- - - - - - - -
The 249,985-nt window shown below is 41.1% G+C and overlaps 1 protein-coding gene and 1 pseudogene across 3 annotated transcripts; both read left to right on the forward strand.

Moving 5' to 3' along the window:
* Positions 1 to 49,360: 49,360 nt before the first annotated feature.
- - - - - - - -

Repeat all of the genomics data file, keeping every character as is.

The 249,985-nt window shown below is 41.1% G+C and overlaps 1 protein-coding gene and 1 pseudogene across 3 annotated transcripts; both read left to right on the forward strand.

Moving 5' to 3' along the window:
* Positions 1 to 49,360: 49,360 nt before the first annotated feature.